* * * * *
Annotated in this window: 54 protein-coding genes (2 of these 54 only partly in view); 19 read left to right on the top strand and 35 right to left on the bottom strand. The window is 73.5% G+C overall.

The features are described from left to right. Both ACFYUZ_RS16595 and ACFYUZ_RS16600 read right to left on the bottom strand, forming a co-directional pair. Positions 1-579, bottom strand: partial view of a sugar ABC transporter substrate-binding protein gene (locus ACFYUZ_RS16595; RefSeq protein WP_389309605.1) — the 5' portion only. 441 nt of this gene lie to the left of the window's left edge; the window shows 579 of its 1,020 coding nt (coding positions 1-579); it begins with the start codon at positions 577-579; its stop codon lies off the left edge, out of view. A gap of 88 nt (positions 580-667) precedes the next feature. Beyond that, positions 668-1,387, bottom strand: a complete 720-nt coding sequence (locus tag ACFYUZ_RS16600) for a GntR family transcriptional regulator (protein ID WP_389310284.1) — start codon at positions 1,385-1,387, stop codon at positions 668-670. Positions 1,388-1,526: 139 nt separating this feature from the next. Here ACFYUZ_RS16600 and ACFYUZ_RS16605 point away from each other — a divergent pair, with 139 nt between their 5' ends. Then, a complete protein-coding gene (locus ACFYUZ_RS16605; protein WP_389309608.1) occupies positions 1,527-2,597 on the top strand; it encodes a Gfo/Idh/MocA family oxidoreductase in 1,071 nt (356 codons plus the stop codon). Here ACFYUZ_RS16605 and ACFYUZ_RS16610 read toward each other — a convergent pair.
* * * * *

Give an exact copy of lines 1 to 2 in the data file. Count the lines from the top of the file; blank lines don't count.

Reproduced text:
Annotated in this window: 54 protein-coding genes (2 of these 54 only partly in view); 19 read left to right on the top strand and 35 right to left on the bottom strand. The window is 73.5% G+C overall.

The features are described from left to right. Both ACFYUZ_RS16595 and ACFYUZ_RS16600 read right to left on the bottom strand, forming a co-directional pair. Positions 1-579, bottom strand: partial view of a sugar ABC transporter substrate-binding protein gene (locus ACFYUZ_RS16595; RefSeq protein WP_389309605.1) — the 5' portion only. 441 nt of this gene lie to the left of the window's left edge; the window shows 579 of its 1,020 coding nt (coding positions 1-579); it begins with the start codon at positions 577-579; its stop codon lies off the left edge, out of view. A gap of 88 nt (positions 580-667) precedes the next feature. Beyond that, positions 668-1,387, bottom strand: a complete 720-nt coding sequence (locus tag ACFYUZ_RS16600) for a GntR family transcriptional regulator (protein ID WP_389310284.1) — start codon at positions 1,385-1,387, stop codon at positions 668-670. Positions 1,388-1,526: 139 nt separating this feature from the next. Here ACFYUZ_RS16600 and ACFYUZ_RS16605 point away from each other — a divergent pair, with 139 nt between their 5' ends. Then, a complete protein-coding gene (locus ACFYUZ_RS16605; protein WP_389309608.1) occupies positions 1,527-2,597 on the top strand; it encodes a Gfo/Idh/MocA family oxidoreductase in 1,071 nt (356 codons plus the stop codon). Here ACFYUZ_RS16605 and ACFYUZ_RS16610 read toward each other — a convergent pair.